1. A unit that still had more than 50% of the strength it had to begin with is OK; otherwise it was un-OK and certain unit-level things happened.
    2. If the army still had more than 50% of the strength it began with, it was OK; otherwise it was un-OK and certain army-level things happened.

    Pretty unsubtle, eh?

    But what I found, in the games we played, that once a unit got to 2/3 strength or below, you started seriously thinking about whether or not to commit it to further action - especially offensive action. If it was part of a formation - a Division, say - in which its constituent units were all more or less equally battered, you might be the more inclined to pull the thing out of the line and into reserve, whilst committing a reserve Division.

    It seems to me that this very simplistic approach concealed a subtle complexity. An effect is to bring into players' awareness the need for certain types of decisions that, so far as my own observation has discovered, are rarely made upon the table top.

    In 'Catastrophe Theory' terms, the 'area of rapid dynamic behaviour' is not simply the 50% point, but rather the zone from maybe the 60% point onwards. At that, it would vary from player to player (I have seen this in games using 'Charge!'-like rule sets).

    Cheers,
    Ion

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  3. While using self-preservation as a base, using it as a be all and end all is inaccurate. What about situations where a unit is withdrawn by its commander to preserve lives?

    Most games exist in a vacuum, i.e. that one engagement is all that matters. In the real world, men not only fight 'today', but they fought yesterday and will likely fight tomorrow.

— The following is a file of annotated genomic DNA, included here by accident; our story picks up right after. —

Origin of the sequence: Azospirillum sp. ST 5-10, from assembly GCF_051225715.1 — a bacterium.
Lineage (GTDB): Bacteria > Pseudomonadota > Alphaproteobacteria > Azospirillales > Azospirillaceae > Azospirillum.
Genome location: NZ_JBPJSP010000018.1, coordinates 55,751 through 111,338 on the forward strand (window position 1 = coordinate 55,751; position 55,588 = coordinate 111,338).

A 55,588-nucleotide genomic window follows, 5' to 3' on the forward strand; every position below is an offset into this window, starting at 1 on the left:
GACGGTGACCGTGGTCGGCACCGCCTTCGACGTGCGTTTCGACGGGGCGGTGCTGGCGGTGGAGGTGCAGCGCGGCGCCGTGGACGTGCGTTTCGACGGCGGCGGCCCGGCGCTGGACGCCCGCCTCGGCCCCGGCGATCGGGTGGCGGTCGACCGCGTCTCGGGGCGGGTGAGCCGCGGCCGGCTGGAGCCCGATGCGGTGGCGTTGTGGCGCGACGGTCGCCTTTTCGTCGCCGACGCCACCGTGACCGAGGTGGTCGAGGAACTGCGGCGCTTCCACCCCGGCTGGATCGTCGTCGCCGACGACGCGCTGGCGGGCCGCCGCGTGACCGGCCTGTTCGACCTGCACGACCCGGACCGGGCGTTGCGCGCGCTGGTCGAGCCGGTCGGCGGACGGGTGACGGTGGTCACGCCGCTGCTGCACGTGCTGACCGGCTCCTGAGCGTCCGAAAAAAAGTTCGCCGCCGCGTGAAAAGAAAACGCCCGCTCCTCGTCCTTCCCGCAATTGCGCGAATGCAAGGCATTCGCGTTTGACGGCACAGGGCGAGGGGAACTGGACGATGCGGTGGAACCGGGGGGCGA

The way most gamers act, their forces would be 'combat ineffective' if they were forced to fight a subsequent game with the survivors of the first.

    If it was a realistic context, a sensible commander would usually withdraw a damaged unit well before they came anywhere near their 'break point'... with the exception of rearguards etc.

    ReplyDelete
    Replies
    1. These are the reasons I prefer to play campaigns than one-off actions, and why I don't really understand 'competition' wargaming. Even a pick-up game can be played and the victory conditions set within the context of some wider narrative.

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  4. This is something that came up a lot in my BattleTech days -- the classic lance-on-lance pickup game has everyone fighting to the last unit, because there's no reason not to and you might get lucky. I'm very much in favour of some sort of campaign system for just this reason, or at the very least some sort of victory point system that encourages you to preserve your forces if you can't win.

    I particularly like Jim's implied suggestion of one side having to fight another battle with little or no repair or resupply.

    ReplyDelete